The Hell Fire Club

The Hell Fire Club, clearly visible on the skyline of the Dublin Mountains, is undoubtedly the area's most famous landmark. Situated at 1275 feet, near the summit of Mount Pelier, the site was originally a passage tomb. The tomb dates from the Neolithic Period (4500 - 2000 BC) and was constructed within a circle of large boulders known as a cairn.

Speaker Connolly built the house on Mount Pelier Hill in 1725. Connolly was one of the wealthiest men in Ireland; he had a Dublin house in Capel Street and a country estate at Castletown, near Celbridge. He constructed the club as a hunting lodge. Connolly is said to have destroyed the cairn while building the hunting lodge, making use of the boulders in its construction. Some time later the roof, which originally was slated, was blown off in a great storm. Locals attributed this misfortune to the work of the devil, in revenge for the destruction of the cairn. Following this event the lodge was seen locally as a place of evil. However Connolly replaced the slated roof with an arched one of stone.

The building consisted of two large rooms and a hall on the upper floor. A small loft was over the parlour and hall. The hall door was reached by a flight of steps. On the ground level was a large kitchen, servants' quarters and a number of small rooms. All the windows faced north, commanding a magnificent view of Dublin.

After Connolly's death in 1729, the Hunting Lodge remained unoccupied for a number of years until it was acquired by the infamous Hell Fire Club, from which it got its name. Hell Fire Clubs were established in the eighteenth century, and were associated with outrageous behaviour and depravity.

Richard Parsons, the first Earl of Rosse, established the Hell-Fire Club in Dublin in 1735. The president of the Hell Fire Club was named 'The King of Hell' and was dressed like Satan, with horns, wings and cloven hooves. One custom was that of leaving the vice-chair unoccupied for the devil - in whose honour the first toast was always drunk.

The Clubs became associated with excessive drinking. Scaltheen, a drink made from whiskey and butter was served in abundance during meetings of the Hell Fire Club. Malachi Horan, in the book, Malachi Horan Remembers, says how they always had scaltheen ready at the Jobstown Inn.

Another story about the club concerns a young Bohernabreena farmer, who curious to find out what went on at the meetings, climbed up Mount Pelier one night. He was found by the members of the Club, dragged into the building and allowed to see the nights' activities. He was found the next morning wandering around the area, unable to speak and tradition says he spent the rest of his life deaf and dumb, unable even to remember his name.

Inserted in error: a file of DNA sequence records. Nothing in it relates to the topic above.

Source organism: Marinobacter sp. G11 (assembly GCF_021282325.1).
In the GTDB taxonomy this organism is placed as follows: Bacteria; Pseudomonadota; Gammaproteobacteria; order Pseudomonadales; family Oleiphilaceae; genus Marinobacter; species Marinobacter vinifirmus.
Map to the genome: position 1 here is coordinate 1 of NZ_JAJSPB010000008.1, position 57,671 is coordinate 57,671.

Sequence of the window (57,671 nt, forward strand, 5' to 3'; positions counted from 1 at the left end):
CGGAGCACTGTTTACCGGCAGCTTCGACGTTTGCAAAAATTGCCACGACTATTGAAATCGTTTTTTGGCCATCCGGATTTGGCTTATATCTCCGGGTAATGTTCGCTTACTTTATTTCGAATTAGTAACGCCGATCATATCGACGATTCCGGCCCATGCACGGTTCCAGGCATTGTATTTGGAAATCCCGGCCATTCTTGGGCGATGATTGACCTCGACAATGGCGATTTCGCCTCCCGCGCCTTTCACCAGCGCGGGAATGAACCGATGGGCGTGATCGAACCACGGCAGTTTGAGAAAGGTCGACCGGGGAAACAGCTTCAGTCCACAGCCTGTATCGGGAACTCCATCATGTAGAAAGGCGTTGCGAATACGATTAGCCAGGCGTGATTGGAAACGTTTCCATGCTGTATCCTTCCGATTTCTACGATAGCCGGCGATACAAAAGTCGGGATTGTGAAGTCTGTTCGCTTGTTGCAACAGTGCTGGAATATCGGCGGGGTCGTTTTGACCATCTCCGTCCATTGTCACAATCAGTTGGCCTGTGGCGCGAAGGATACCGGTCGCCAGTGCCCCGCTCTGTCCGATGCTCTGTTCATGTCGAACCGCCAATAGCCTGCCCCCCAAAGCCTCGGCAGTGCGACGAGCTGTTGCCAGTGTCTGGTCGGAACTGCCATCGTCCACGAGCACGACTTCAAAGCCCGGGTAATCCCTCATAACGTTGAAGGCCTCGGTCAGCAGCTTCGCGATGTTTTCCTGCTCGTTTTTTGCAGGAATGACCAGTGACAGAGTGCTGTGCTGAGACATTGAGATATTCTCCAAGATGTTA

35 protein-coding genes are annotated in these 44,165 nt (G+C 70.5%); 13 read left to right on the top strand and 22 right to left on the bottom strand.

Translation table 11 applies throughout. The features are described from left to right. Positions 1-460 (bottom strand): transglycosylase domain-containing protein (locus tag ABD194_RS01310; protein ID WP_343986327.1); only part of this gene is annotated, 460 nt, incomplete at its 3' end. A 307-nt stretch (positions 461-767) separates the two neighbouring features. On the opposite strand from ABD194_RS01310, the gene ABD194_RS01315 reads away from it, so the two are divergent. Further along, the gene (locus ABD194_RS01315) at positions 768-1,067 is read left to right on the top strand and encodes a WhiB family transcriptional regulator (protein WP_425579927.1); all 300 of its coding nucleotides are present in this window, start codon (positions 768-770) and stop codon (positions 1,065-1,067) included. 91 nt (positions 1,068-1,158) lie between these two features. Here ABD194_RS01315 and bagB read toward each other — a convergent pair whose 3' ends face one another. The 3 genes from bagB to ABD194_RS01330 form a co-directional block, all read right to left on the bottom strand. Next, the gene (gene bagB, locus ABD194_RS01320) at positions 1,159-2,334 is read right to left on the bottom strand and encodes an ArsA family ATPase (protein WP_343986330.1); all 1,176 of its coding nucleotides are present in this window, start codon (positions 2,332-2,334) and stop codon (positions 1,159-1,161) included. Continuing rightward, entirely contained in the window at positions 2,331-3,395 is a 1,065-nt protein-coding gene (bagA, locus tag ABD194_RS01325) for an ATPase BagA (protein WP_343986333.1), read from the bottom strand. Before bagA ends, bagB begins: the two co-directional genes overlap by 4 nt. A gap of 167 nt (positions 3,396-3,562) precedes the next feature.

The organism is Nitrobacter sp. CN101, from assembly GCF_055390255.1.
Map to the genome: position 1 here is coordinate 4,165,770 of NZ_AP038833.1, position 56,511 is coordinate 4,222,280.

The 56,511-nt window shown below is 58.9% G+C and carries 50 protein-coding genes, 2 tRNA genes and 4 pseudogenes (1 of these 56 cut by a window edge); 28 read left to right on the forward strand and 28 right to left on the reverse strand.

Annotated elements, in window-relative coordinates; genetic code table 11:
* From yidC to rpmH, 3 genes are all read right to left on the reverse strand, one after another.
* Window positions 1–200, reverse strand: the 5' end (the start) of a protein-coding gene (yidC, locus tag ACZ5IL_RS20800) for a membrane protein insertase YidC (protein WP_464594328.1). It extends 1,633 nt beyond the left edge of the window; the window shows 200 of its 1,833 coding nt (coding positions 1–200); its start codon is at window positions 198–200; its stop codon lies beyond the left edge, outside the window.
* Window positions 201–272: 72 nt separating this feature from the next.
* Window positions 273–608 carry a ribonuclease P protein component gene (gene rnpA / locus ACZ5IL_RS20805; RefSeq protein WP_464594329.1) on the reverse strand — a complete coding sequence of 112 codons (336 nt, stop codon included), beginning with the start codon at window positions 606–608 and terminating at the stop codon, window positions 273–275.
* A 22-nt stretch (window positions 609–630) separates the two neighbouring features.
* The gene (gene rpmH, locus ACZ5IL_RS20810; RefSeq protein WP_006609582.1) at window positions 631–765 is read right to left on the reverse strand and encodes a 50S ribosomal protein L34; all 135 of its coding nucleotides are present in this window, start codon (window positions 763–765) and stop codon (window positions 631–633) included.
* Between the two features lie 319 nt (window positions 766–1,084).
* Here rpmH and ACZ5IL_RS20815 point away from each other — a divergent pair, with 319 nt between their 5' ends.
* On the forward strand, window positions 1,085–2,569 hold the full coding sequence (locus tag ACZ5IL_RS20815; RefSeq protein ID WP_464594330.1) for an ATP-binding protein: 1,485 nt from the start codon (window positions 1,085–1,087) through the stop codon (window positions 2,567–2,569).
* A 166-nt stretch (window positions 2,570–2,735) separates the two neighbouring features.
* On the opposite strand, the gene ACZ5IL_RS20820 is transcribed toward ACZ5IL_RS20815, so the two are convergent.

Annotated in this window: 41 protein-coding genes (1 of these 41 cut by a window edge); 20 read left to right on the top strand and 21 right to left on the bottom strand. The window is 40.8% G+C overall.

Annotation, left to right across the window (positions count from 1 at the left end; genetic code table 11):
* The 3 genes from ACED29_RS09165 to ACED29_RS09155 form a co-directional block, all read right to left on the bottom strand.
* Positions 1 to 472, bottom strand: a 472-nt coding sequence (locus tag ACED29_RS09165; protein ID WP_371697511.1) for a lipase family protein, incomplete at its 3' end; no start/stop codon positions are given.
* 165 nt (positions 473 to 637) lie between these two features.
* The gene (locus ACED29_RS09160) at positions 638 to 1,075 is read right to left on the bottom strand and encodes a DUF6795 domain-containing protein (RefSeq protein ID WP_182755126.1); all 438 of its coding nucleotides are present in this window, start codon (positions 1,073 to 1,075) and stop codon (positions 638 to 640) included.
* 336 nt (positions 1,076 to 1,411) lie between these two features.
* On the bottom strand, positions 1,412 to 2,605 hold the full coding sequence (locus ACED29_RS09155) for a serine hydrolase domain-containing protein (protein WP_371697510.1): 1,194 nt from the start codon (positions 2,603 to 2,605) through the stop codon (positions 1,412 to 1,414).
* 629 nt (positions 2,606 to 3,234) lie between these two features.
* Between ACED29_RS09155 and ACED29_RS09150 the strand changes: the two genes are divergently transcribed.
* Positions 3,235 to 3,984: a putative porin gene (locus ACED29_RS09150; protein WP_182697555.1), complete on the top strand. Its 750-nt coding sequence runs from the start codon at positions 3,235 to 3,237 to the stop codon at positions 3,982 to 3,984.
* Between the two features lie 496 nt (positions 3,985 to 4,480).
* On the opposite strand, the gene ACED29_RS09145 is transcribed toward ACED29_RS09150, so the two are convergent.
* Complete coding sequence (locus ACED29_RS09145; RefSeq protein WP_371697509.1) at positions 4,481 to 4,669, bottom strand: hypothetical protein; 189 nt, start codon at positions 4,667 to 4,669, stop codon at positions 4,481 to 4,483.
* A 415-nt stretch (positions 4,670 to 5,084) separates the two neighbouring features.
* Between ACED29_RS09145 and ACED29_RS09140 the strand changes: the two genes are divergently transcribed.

The Black Cat at the Hell Fire Club

There were other stories about the club: one such story concerned a black cat. A young visitor to a local farmhouse insisted on going to investigate the Hell Fire Club. He was found dead the next day, lying face down in a mountain stream. His host believed that the boy had been murdered, and he asked a clergyman to accompany him up to the Hell Fire Club. When they got to the club, darkness was falling.

They knocked on the door, and it was opened by a tall black-cloaked man. When they entered the house, they were immediately grabbed from behind and hustled into the dining room. A banquet was about to begin, so the two men were pushed into chairs.

A majestic looking black cat stalked into the room and took his place at the head of the table. The priest noticed that the ears of the cat were not erect, but lying like horns at either side of the fierce looking head. The wide, deep eyes glared hatred at the clergyman, who rose to his feet, intending to leave the devilish assembly. He was grabbed and pushed back into his chair. Realising that he had a small bottle of holy water in his pocket, he threw it with all possible force at the cat, while, at the same time, he recited the prayer of exorcism.

Chaos erupted, but in the midst of it all, could be heard the terrified screams of the farmer. The priest continued to pray until the smell of sulphur and smoke forced him to leave the house. Outside he found the farmer lying on the ground, his face and neck deeply scratched by strong claws. The poor man never completely recovered. According to legend, the next morning, the burned out Hell Fire Club stood a ruin on the hill-top, as it does today.

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